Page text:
Wandering The Great Indoors

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I’ll take one of those…

Our last day in Istanbul is cool and rainy. Billy and I have a leisurely breakfast at home and take our time getting ready. Noting that our snack inventory is low (!), we visit the shop around the corner. The entire place is packed with large, wooden barrels filled with delicious nuts and dried fruits. The shopkeeper remembers us from yesterday and is happy to see us – it’s fun! We’ve only been in Istanbul a few days and we already have friends.

After replenishing our supply of almonds and dried apricots, we stroll (downhill) past music shops, art galleries, and nice storefronts. İstiklâl Caddesi in Beyoğlu is definitely the “hip” part of town. We take the tram over the Golden Horn to Sultanahmet yet again and make our way to the Grand Bazaar. After all, rainy days are good reasons to shop!

How Bazaar, How Bazaar….
The Grand Bazaar is one of Istanbul’s most popular attractions. It is one of the oldest and largest covered markets in the world boasting over 4,000 shops and 65 streets. Billy and I are drawn into a shop near the entrance that sells spices, loose teas, and traditional pastries. While Billy negotiates a price for tea, I notice the man behind the pastry case. He surreptitiously scans the store and, when he is sure no one is looking, pops a small piece of baklava into his mouth. He sneaks two more pieces before we leave.

Billy and I treat ourselves to all kinds of things including a beautiful lamp and a gorgeous Turkish rug. Perhaps worried about my haters, Billy insists I get a traditional evil eye trinket. Don’t worry, I jest. I’m not one of those deluded people who believe they have haters. But just in case I do, I have a nifty little talisman to offer me protection now.

As you can imagine, the vendors in the Bazaar are… proactive. And creative. In order to showcase the durability of a glass tea set, one seller proceeded to stand on a tea cup while performing Mr. Miyagi-style single leg lifts. We’ll probably never need to do that during tea time, but it’s always nice to have options.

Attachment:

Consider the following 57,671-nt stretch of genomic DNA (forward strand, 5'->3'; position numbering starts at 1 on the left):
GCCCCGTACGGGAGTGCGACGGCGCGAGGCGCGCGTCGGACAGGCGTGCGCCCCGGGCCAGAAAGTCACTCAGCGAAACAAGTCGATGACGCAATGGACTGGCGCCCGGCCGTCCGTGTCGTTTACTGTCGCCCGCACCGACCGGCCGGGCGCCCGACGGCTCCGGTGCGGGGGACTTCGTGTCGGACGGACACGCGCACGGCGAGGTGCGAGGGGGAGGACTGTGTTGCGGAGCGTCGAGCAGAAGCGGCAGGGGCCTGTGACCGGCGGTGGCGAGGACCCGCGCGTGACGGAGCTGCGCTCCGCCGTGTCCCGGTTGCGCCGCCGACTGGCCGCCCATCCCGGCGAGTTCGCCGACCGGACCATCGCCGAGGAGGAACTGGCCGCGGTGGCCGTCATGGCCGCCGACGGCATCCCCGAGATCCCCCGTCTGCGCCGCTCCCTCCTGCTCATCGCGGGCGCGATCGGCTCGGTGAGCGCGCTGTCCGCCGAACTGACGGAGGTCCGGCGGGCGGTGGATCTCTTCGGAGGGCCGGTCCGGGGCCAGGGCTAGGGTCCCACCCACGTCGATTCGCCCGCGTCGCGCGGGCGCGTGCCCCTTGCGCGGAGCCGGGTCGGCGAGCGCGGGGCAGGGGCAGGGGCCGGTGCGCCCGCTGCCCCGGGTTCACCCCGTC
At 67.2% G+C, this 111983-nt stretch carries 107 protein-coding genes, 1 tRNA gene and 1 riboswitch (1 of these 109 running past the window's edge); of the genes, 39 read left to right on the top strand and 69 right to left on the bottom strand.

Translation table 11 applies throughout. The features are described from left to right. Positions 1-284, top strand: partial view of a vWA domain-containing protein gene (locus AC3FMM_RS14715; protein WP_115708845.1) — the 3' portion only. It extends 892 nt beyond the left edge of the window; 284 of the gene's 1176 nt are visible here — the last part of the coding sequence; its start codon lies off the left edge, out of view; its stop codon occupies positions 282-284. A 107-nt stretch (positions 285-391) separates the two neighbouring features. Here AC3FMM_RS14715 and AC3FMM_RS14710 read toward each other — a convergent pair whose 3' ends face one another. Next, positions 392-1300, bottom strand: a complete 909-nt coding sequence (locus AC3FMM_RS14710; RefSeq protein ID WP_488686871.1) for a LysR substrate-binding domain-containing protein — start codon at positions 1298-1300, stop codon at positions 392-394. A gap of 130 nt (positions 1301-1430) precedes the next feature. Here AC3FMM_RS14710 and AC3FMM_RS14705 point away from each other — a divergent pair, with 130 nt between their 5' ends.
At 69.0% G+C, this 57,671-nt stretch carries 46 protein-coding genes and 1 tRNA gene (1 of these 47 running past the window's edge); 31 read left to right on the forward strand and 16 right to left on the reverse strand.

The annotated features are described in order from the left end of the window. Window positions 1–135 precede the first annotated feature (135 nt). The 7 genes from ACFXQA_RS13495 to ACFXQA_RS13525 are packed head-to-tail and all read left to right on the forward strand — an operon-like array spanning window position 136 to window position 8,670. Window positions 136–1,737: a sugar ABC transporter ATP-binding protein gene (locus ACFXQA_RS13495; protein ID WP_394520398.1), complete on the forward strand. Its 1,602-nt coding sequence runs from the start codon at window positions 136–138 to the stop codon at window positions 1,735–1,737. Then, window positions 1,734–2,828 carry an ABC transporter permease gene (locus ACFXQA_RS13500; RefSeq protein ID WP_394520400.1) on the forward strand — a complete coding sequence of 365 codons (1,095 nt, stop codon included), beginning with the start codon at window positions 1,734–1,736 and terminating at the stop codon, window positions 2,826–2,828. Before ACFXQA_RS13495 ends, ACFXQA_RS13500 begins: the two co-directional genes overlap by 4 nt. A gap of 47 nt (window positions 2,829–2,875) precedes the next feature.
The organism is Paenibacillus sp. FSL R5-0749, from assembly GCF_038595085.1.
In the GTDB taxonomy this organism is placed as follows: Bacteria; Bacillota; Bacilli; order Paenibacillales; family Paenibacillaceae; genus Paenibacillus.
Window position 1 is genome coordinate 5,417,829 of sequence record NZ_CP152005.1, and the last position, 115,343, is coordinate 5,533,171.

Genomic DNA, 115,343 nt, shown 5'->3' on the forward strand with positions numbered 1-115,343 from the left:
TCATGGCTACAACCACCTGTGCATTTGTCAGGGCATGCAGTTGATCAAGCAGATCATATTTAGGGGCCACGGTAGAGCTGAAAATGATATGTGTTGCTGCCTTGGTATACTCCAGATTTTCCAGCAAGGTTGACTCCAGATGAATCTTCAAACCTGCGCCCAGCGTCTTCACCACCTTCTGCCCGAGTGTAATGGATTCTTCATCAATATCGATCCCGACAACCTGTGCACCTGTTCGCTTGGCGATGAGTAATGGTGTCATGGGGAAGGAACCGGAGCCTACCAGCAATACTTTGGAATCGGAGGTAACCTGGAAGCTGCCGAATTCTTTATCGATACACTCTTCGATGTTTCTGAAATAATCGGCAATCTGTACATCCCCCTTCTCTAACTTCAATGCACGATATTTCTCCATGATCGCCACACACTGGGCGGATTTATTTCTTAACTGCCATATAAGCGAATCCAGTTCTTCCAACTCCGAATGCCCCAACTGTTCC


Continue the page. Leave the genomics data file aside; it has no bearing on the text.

Speaking of options…
Each time Billy wanders even just a few steps away from me, I find myself in the awkward position of getting marriage proposals from random men. My polite refusals only seem to encourage hard sells from my would-be suitors. I refuse one man and gesture to Billy (hellooo, I’m taken). The man smirks and gestures to himself in a way that I can only assume translates to: “But you could get with this!” I laugh and shake my head. He shrugs and walks away. Billy comes back, oblivious to it all.

Or at least, he was oblivious to it all until one gentleman asks him “how much?” in reference to me. The man seems to be joking (we can only hope), and Billy kindly informs him that I am not for sale but he is for free. The man isn’t interested in this counteroffer. My poor William, he can’t even give it away.

I want to note, dear Reader, that several ladies shared their preconceived notions with me about Turkish men being gruff, bearded chauvinists. Aside from the silliness in the Bazaar, I did not find this to be true at all. Most of the men we met were incredibly polite, cultured, and well put together.

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I Lose My Man
Billy and I leave the Grand Bazaar heavy with loot. It’s still raining as we hurry through the turnstile to catch the tram back home. I barely make it onto the tram when I realize the guy I was struggling to keep up with, the guy I thought was my betrothed, is actually a total stranger. I glance back to the turnstiles as the doors close. Through the window I see Billy’s smile fade to bewilderment: where did she go? He looks all around him but I am nowhere to be found. The tram pulls away. It is the saddest little thing.

Luckily, he is savvy enough to find me at the next stop and we continue home to drop off our newly acquired goods.  We choose a charming restaurant just off of İstiklâl Caddesi for dinner. There are a few other couples present and the atmosphere is relaxed and inviting. A cat is napping in a chair nearby. There are cats everywhere in Istanbul – in the streets, the parks, the cafes – and most look like well-cared-for housecats. It’s been fun having them around and, though I can’t say exactly what, these little spirits add something special to our time in Istanbul.

Our flight leaves in the morning so, while there is much more to see in Istanbul, dear Reader, we will have to see it on our next visit.

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